We all have seasons when we just want to go back to bed. Here’s why you shouldn’t do that.
Years ago my Dad took us ice fishing. That’s the kind of thing you do in the Northeast when all of the lakes and ponds freeze up. I especially enjoyed it because I would don a pair of ice skates and sneak out to the farthest tip up and trip the flag. Of course I only did it when things got slow. I wouldn’t say a word, but inevitably someone would see the red flag waving in the distance and everyone would make a mad dash for the “big one”. Often someone would slip and crash on the way after their coveted prize. The game never got old. Still makes me laugh!
When I wasn’t pulling pranks, I would often sit around and begin to shiver. Eventually I’d complain. My Dad would always say the same thing, “Take a lap!”. That meant that if I got up and started moving I would soon warm up.
When you’re a kid, you often don’t understand the depth of the lessons you’re learning. It’s only years later that you realize how powerful the principles are that you learned.
However, it often takes a set back to realize the importance of lessons you learned in the past.
For example, it’s easy to reach the point where inactivity seems like the best option. There’s actually a law about this. Things that are at rest have a tendency to stay at rest. And guess what? When you rest, you rust!
Remember the Tin man in the Wizard of Oz. Dorothy found him all seized up. If I remember correctly, he only had enough movement in his mouth to ask for a good oiling. We’re no different. Rest is a good thing. But too much of a good thing can be a bad thing. The same goes for sex, drink, food, you name it. One of the surest ways to lose your race is to take a permanent pitstop.
You see it all of the time in the working world. People retire and not long after they check out. I’m all for retirement if people are able to. However, a permanent vacation is no substitute for a vocation.
Go all the way back to the garden. Work came before the curse. Moses writes, “And the LORD took the man, and put him into the garden of Eden to dress it and to keep it.” Genesis 2:15. After the Fall, God said, “In the sweat of thy face shalt thou eat bread, till thou return unto the ground; for out of it wast thou taken: for dust thou art, and unto dust shalt thou return” Genesis 3:19.
We weren’t designed for a life of inactivity. We were designed to dress and keep. When we forfeit our dominion, we forfeit our freedom.
If you want to know what that feels like, simply imagine being handcuffed and shackled. God has a better way.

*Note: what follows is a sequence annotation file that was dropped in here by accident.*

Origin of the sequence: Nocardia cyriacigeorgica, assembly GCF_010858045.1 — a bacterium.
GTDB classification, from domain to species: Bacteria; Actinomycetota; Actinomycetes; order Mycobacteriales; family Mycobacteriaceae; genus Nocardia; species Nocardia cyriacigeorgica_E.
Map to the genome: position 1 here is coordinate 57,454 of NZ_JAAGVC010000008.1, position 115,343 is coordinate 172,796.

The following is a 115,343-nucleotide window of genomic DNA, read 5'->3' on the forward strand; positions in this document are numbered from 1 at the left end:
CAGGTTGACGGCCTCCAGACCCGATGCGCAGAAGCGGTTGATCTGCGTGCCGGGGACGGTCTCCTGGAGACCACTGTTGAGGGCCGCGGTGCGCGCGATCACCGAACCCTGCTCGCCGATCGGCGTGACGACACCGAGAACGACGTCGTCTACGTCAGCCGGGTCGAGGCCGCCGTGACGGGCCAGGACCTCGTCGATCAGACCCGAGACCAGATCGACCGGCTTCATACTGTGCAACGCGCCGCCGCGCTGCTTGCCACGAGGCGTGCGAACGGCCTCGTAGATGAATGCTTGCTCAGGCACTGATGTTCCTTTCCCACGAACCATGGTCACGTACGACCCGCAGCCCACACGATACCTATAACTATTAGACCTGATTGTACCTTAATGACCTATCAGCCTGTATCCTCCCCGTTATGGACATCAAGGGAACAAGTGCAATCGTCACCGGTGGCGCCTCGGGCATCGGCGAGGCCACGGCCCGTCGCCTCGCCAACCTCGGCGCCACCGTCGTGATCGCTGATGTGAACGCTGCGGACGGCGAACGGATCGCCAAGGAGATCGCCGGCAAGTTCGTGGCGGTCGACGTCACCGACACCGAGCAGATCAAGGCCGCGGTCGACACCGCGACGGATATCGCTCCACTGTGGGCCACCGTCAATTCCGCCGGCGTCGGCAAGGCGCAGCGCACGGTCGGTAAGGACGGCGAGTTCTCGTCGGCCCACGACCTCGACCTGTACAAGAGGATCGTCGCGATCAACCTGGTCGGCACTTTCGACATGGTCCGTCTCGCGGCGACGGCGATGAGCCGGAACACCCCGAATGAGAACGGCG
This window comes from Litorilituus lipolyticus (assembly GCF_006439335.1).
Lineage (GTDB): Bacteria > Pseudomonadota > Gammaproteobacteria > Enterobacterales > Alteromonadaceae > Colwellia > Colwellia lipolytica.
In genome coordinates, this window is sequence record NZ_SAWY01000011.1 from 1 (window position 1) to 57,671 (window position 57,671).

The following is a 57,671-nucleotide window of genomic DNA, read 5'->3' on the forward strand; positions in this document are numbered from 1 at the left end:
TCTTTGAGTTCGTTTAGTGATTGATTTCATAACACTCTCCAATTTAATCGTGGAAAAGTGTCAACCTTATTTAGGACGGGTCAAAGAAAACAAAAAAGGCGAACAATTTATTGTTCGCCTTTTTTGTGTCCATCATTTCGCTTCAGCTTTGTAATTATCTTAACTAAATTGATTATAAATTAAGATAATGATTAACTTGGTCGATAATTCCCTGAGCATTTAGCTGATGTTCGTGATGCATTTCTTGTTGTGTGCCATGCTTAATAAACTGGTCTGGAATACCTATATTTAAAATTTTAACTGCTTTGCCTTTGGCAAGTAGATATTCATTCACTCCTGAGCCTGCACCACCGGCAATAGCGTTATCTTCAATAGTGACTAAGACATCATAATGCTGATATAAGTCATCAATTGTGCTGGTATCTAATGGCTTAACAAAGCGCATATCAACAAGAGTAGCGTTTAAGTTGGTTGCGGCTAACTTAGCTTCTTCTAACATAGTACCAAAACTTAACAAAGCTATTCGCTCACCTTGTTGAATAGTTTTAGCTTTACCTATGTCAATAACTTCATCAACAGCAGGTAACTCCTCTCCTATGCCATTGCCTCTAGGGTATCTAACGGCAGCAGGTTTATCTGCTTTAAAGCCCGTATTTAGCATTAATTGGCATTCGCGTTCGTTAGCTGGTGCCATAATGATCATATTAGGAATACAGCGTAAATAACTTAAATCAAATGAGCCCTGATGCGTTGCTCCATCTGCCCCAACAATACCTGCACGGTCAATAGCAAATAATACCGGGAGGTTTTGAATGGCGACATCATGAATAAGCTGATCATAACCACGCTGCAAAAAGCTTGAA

If you’ve ever wondered why you’re here, you can rest assured you are here for a purpose. Part of that purpose is so that you can love God and others as well as yourself. That begins when you take God at his word and act on it. Once you do, that’s just the beginning, there is more. God wants to train you and use you to reach others.
The rub is it’s so easy to get focused on our own needs. When we do, we have a tendency to look inward and take our eyes off God and others. Before long, just like a pail full of water in January, we begin to freeze.
Here are some practical solutions I’ve found helpful.
Stay active. Yes, activity can numb the pain. We’re not talking about being excessively active to the point where we are numb to needs. But rather than looking at getting the mail in January as a curse, keep doing it. While you’re at it, write to others.
Use the phone for more than just texting. Reach out to people. Call them or stop by. People long for company these days. You just may find out that your problems pale in comparison to those of others. Ask people what they’re reading and share some of the titles that are helping you. I’m currently finding great help in “Leadership Pain”, “Concentric Circles of Care”, and “Where is God When it Hurts”. I’m also finding great comfort reading and praying through the Psalms.
Take a walk. Bake some cookies. Spend half a day cleaning the house. Just start in one corner and before long, you’ll be off to the races. There are very few things that compare to a sense of accomplishment at the end of the day. Shop around for less expensive car and home owners insurance. Take the kids iceskating. Dance in the kitchen. Be goofy and introduce them to the cartoons you watched as a kid. Dial up a family movie on Netflix…my son and I were recently intrigued by ‘My Side of the Mountain’. Share some of the music you listened to growing up as a kid….American Dream by CSNY recently took me back to the good old days when the future was still a mystery and I was searching for answers. Tell them stories about when you were a kid and how you passed the time before there were computers, cell phones, laptops and Ipads.
Teach. Don’t just pull up to the A.T.M and leave your kid in the car. Give him the debit card and walk him through using it. Let him experience the power of trial and error. Show him how to wash the car and vacuum it. Show him junk mail and how to spot it a mile away. Teach her the importance of quality rather than quantity when completing school work. Let them reap the rewards of bad seed they’ve sowed. Let them go to the bus stop without a coat, without worrying what every one will say. They’ll learn!
Eventually, we all discover that we’re “it”. It’s our turn to pass on generational wisdom and history.
Tomorrow will soon be here. Our lives are but vapors….here one minute and gone the next. The bible says to redeem the time. Cash it in, rather than saving it. These are the golden days, not some time far off in the future, so plant the corn rather than keeping it in the bin to rot and get eaten by the rats. Take a lap!